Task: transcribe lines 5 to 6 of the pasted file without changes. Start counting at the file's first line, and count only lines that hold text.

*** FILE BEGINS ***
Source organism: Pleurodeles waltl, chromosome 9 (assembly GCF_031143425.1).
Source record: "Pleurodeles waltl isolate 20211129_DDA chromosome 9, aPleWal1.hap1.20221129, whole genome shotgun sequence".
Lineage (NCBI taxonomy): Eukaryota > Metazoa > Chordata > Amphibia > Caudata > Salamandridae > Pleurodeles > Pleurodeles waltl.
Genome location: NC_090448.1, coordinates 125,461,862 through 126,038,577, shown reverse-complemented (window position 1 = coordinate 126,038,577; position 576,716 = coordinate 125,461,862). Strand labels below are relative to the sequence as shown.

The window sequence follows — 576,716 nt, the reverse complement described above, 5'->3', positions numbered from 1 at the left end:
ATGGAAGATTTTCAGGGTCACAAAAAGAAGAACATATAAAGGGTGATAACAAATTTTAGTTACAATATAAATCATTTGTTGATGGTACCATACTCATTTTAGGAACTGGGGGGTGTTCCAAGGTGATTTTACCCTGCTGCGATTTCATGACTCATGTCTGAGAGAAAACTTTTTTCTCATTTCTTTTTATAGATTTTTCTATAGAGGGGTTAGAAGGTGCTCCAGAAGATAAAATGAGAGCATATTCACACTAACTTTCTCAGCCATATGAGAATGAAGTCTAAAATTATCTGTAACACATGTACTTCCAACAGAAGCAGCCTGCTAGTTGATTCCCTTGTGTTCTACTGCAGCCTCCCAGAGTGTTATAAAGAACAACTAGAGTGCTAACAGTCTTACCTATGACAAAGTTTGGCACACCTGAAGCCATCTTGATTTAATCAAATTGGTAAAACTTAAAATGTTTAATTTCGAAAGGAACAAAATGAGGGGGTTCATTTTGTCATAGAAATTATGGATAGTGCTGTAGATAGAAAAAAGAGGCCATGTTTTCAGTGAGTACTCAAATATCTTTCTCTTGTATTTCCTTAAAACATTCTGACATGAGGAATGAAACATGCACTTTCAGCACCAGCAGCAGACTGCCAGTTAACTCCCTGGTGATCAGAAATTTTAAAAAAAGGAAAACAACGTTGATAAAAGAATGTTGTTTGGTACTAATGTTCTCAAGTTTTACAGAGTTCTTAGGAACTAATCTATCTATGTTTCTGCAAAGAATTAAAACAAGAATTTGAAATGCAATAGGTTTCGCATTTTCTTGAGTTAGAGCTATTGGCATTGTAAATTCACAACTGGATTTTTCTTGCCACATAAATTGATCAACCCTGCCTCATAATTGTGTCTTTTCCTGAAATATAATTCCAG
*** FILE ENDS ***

The window sequence follows — 576,716 nt, the reverse complement described above, 5'->3', positions numbered from 1 at the left end:
ATGGAAGATTTTCAGGGTCACAAAAAGAAGAACATATAAAGGGTGATAACAAATTTTAGTTACAATATAAATCATTTGTTGATGGTACCATACTCATTTTAGGAACTGGGGGGTGTTCCAAGGTGATTTTACCCTGCTGCGATTTCATGACTCATGTCTGAGAGAAAACTTTTTTCTCATTTCTTTTTATAGATTTTTCTATAGAGGGGTTAGAAGGTGCTCCAGAAGATAAAATGAGAGCATATTCACACTAACTTTCTCAGCCATATGAGAATGAAGTCTAAAATTATCTGTAACACATGTACTTCCAACAGAAGCAGCCTGCTAGTTGATTCCCTTGTGTTCTACTGCAGCCTCCCAGAGTGTTATAAAGAACAACTAGAGTGCTAACAGTCTTACCTATGACAAAGTTTGGCACACCTGAAGCCATCTTGATTTAATCAAATTGGTAAAACTTAAAATGTTTAATTTCGAAAGGAACAAAATGAGGGGGTTCATTTTGTCATAGAAATTATGGATAGTGCTGTAGATAGAAAAAAGAGGCCATGTTTTCAGTGAGTACTCAAATATCTTTCTCTTGTATTTCCTTAAAACATTCTGACATGAGGAATGAAACATGCACTTTCAGCACCAGCAGCAGACTGCCAGTTAACTCCCTGGTGATCAGAAATTTTAAAAAAAGGAAAACAACGTTGATAAAAGAATGTTGTTTGGTACTAATGTTCTCAAGTTTTACAGAGTTCTTAGGAACTAATCTATCTATGTTTCTGCAAAGAATTAAAACAAGAATTTGAAATGCAATAGGTTTCGCATTTTCTTGAGTTAGAGCTATTGGCATTGTAAATTCACAACTGGATTTTTCTTGCCACATAAATTGATCAACCCTGCCTCATAATTGTGTCTTTTCCTGAAATATAATTCCAG